[Pdx-pm] Fwd: Genomics at OHSU

Shlomi Fish shlomif at iglu.org.il
Mon Nov 28 15:03:08 PST 2005

Hi all!

On Monday 28 November 2005 21:02, Thomas J Keller wrote:
> > My gripe against Perl is that I can't make heads or tails out of
> > someone else's code without a language manual by my side. Do you
> > have any experience in taking and adapting someone else's largish
> > Perl code? Perhaps your experience is different.
> >

OK. My personal experiences:

1. I personally contributed to and eventually became co-mainter of WWW-Form:


I found its source code incredibly easy to understand and had no problem 
refactoring and extending it, even without any help from the author. There 
were many comments there, but I often found them distracting.

2. Test::Harness -> Test::Run :

http://use.perl.org/~Shlomi Fish/journal/27467

I took Test::Harness, a "largish" Perl module (3,590 Lines of code according 
to SLOCCount), and heavily revamped it: refactored it, changed its internal 
APIs, added more objects, etc. I had no problem understanding how to refactor 
the code, and I think I only referred to the language manual for 
understanding the perl formats.

This module was temporarily named Test::Shlomif::Harness and is now know as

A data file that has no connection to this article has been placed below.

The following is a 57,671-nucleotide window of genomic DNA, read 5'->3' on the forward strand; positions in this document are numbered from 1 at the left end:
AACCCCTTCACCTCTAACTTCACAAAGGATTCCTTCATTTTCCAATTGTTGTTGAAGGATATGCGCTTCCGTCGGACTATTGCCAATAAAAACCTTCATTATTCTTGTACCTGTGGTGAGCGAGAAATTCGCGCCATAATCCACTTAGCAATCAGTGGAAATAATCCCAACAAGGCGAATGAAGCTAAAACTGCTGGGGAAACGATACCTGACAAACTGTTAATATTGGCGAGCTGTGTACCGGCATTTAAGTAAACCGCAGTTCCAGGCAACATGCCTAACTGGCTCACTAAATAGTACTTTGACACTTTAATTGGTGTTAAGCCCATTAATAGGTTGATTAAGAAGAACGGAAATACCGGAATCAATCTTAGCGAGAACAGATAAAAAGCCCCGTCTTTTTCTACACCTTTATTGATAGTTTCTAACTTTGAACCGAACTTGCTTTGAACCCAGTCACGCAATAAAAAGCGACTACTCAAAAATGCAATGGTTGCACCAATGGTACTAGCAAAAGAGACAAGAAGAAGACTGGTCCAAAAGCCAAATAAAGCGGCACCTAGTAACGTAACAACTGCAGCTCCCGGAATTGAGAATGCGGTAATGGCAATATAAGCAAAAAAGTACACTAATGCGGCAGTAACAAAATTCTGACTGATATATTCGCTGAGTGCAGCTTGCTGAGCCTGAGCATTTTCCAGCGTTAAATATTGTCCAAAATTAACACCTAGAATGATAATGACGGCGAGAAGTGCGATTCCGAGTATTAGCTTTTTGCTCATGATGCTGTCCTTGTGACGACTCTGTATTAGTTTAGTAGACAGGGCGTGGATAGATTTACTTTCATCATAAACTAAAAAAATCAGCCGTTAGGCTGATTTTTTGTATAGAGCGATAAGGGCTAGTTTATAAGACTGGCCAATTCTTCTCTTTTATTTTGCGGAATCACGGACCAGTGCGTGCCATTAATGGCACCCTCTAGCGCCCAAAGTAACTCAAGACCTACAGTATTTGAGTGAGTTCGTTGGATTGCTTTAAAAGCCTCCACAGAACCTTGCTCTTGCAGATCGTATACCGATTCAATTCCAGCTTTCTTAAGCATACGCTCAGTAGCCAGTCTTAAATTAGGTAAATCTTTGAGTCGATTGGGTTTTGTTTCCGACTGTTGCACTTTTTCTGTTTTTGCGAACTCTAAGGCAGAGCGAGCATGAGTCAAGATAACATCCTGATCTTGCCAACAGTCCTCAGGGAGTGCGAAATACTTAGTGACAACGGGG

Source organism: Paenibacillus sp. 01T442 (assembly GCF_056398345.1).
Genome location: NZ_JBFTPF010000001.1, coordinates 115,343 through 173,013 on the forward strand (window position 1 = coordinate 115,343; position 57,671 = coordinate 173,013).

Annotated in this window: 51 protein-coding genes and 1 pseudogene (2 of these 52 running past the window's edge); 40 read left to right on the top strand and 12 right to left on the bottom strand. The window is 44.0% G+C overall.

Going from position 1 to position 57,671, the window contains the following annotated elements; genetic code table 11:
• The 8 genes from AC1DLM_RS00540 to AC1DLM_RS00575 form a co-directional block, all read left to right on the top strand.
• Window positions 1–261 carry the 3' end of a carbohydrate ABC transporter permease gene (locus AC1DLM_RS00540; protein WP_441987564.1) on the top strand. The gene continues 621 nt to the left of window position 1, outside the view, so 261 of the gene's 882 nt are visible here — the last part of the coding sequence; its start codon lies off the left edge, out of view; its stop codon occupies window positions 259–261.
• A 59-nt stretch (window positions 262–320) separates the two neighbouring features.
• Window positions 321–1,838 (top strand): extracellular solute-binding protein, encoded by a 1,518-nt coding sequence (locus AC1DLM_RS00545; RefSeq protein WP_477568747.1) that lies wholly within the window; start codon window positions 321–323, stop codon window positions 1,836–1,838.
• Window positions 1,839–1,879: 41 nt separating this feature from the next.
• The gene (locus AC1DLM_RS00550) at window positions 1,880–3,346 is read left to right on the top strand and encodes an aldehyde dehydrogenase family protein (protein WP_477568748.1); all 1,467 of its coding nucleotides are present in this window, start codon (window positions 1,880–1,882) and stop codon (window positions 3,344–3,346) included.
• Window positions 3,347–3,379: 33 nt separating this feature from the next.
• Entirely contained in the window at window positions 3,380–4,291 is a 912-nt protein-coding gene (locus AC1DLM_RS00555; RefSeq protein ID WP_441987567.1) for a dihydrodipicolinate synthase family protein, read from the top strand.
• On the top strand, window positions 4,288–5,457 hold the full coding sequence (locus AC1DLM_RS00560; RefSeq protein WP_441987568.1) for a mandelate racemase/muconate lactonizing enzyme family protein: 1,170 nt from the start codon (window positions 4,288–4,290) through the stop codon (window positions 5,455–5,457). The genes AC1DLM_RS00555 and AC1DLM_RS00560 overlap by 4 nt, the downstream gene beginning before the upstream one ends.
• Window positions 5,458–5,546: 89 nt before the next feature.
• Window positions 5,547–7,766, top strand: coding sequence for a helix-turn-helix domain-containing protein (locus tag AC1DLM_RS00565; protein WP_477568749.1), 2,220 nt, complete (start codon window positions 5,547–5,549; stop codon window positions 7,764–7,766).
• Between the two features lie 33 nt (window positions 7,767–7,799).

Test::Run. You can find its various history here:


I should note that I feel the code I started with was of a relatively low 
quality, but I was able to improve it.


One thing I should note is that the core Perl language is quite large, and 
requires a lot of time to familiarise oneself with it entirely. As a result, 
inexperienced programmers who read code of more experienced programmers, or 
of programmers with a different background, may find it difficult to 
understand the latter's code. But being able to express oneself in Perl in 
many different ways, often at the same time, is one thing that many Perl 
programmers like about Perl. If you prefer that the language will limit you 
in some ways, then you shouldn't use Perl.

That put aside, another issue related to understanding what a certain code 
does is understanding what it's trying to do after understanding what each 
statement does individually. This is the same problem in any language.

I should note that I find reading "real" Scheme code, written by expert 
programmers, with many macros, etc. much more difficult than reading Perl 
code. In Scheme and other LISP dialects, one can not always determine what 
piece of code does by reading it, and often it requires reading a lot of the 
rest of the code. Reading the "Structure and Interpretation of Computer 
Programs" Scheme code is easy, but I could not understand the source code of 
jacal -  http://swissnet.ai.mit.edu/~jaffer/JACAL.html


	Shlomi Fish

Shlomi Fish      shlomif at iglu.org.il
Homepage:        http://www.shlomifish.org/

95% of the programmers consider 95% of the code they did not write, in the
bottom 5%.

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